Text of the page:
Specifically, FIG. 28A shows the conventional process for growing or casting a single crystal silicon ingot or boule, followed by cropping of the end to expose a face having a (100) crystal orientation. Next, the cropped boules are squared or bricked, followed by edge grinding to produce an ingot having a face and sides having (100) crystal orientation.

Next, as shown in FIG. 28B, the (100) face of the ingot is cut in half along the long axis to get 2 halves with a (110) long face. As shown in FIG. 28C, the long rectangle is then cut into squares where the corners are now on the bottom. Little usable material is lost by this approach, however, because these lower sides of the cut material will likely be used to clamp or secure the boule during processing.

In accordance with still other embodiments, a single crystal silicon donor substrate having a (111) surface orientation may be used. Such a configuration offers a lower cleaving energy and a resistance to cleaving failure and branching that can be exhibited by single crystal silicon with faces oriented along (100) or (110).

Other characteristics of single crystal silicon can also influence the choice of donor substrate material. For example, certain applications may utilize a single crystal silicon donor substrate created utilizing Czochralski (CZ) growth. Other applications may utilize a single crystal silicon donor substrate created by a float zone (FZ) growth method.

Depending upon the embodiment, the cleave region can be formed using a variety of techniques. That is, the cleave region can be formed using any suitable combination of implanted particles, deposited layers, diffused materials, patterned regions, and other techniques. Referring to FIG. 7, the method introduces certain energetic particles using an implant process 712 through a top surface of a donor substrate to a selected depth, which defines a thickness of the material region, termed the “thin film” of material. A variety of techniques can be used to implant the energetic particles into the silicon wafer. These techniques include ion implantation using, for example, beam line ion implantation equipment manufactured from companies such as Applied Materials, Inc. and others. Alternatively, implantation occurs using a plasma immersion ion implantation (“PIII”) technique, ion shower, and other mass and non-mass specific techniques. Combination of such techniques may also be used. Of course, techniques used depend upon the application.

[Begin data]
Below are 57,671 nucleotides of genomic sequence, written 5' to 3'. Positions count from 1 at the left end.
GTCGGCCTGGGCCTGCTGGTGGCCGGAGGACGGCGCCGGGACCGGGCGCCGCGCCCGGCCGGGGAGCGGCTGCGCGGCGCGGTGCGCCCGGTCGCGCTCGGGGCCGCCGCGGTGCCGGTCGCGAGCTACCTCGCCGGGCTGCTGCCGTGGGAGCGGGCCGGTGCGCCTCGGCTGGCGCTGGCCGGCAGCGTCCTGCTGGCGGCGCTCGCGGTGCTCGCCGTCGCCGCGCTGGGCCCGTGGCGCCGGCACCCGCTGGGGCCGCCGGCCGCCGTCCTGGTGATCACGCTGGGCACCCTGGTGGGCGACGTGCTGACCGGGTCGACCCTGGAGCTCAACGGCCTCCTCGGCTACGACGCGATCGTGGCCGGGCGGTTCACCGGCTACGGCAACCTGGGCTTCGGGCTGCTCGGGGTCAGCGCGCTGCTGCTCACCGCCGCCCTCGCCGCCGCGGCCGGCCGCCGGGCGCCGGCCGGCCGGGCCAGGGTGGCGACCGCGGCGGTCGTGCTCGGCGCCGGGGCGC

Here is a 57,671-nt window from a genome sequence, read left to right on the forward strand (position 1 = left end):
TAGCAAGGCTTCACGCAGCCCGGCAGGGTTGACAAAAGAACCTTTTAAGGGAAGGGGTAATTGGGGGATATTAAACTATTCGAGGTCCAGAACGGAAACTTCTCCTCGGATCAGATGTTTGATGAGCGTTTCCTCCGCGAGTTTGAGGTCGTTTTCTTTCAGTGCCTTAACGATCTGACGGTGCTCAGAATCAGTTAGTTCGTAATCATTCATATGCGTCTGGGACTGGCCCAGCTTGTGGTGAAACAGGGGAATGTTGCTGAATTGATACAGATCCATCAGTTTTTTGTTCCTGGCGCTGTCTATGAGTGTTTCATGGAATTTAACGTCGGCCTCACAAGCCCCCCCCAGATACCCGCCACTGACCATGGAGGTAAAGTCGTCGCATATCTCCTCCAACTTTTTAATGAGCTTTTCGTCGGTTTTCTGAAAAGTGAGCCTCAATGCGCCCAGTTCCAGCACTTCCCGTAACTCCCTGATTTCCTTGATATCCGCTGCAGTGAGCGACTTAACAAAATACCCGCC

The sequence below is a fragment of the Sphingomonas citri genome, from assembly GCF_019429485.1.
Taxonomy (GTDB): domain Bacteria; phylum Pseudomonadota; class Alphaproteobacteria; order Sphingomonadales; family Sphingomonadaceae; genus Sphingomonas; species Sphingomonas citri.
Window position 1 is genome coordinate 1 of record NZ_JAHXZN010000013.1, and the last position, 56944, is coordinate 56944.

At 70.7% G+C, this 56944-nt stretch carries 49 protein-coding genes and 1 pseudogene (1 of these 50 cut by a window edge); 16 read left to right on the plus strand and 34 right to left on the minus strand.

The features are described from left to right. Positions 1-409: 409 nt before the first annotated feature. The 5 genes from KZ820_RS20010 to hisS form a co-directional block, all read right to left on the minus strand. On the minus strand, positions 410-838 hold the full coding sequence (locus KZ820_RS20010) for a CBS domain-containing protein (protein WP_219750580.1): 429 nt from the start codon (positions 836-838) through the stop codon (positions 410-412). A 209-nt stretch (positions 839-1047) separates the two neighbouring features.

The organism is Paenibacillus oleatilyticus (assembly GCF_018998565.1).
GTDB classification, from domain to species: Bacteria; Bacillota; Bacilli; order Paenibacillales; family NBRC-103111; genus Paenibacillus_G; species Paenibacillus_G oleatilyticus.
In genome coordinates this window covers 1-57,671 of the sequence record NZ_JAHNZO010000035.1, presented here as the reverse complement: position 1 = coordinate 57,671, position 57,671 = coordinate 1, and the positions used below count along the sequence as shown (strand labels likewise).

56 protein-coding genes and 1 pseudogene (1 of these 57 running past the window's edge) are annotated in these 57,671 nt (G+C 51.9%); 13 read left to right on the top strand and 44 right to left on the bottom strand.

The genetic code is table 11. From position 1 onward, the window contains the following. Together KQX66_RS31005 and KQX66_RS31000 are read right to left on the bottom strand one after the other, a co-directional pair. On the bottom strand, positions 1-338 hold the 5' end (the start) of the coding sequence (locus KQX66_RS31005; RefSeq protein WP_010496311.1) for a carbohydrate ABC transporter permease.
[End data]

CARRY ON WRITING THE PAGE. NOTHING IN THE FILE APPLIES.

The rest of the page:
Depending upon the application, smaller mass particles are generally selected to reduce a possibility of damage to the material region according to a preferred embodiment. That is, smaller mass particles easily travel through the substrate material to the selected depth without substantially damaging the material region that the particles traverse through. For example, the smaller mass particles (or energetic particles) can be almost any charged (e.g., positive or negative) and or neutral atoms or molecules, or electrons, or the like. In a specific embodiment, the particles can be neutral and or charged particles including ions such as ions of hydrogen and its isotopes, rare gas ions such as helium and its isotopes, and neon, or others depending upon the embodiment. The particles can also be derived from compounds such as gases, e.g., hydrogen gas, water vapor, methane, and hydrogen compounds, and other light atomic mass particles. Alternatively, the particles can be any combination of the above particles, and or ions and or molecular species and or atomic species. The particles generally have sufficient kinetic energy to penetrate through the surface to the selected depth underneath the surface.

Using hydrogen as the implanted species into the silicon wafer as an example, the implantation process is performed using a specific set of conditions. Implantation dose ranges from about 1×1015 to about 1×1018 atoms/cm2, and preferably the dose is greater than about 1×1016 atoms/cm2. Implantation energy ranges from about 1 KeV to a few MeV, and is generally about 50 KeV for the formation of thin films useful for semiconductor applications. Implantation temperature ranges from about 20 to about 600 Degrees Celsius, and is preferably less than about 400 Degrees Celsius to prevent a possibility of a substantial quantity of hydrogen ions from diffusing out of the implanted silicon wafer and annealing the implanted damage and stress. The hydrogen ions can be selectively introduced into the silicon wafer to the selected depth at an accuracy of about ±0.03 to ±1.5 microns. Of course, the type of ion used and process conditions depend upon the application.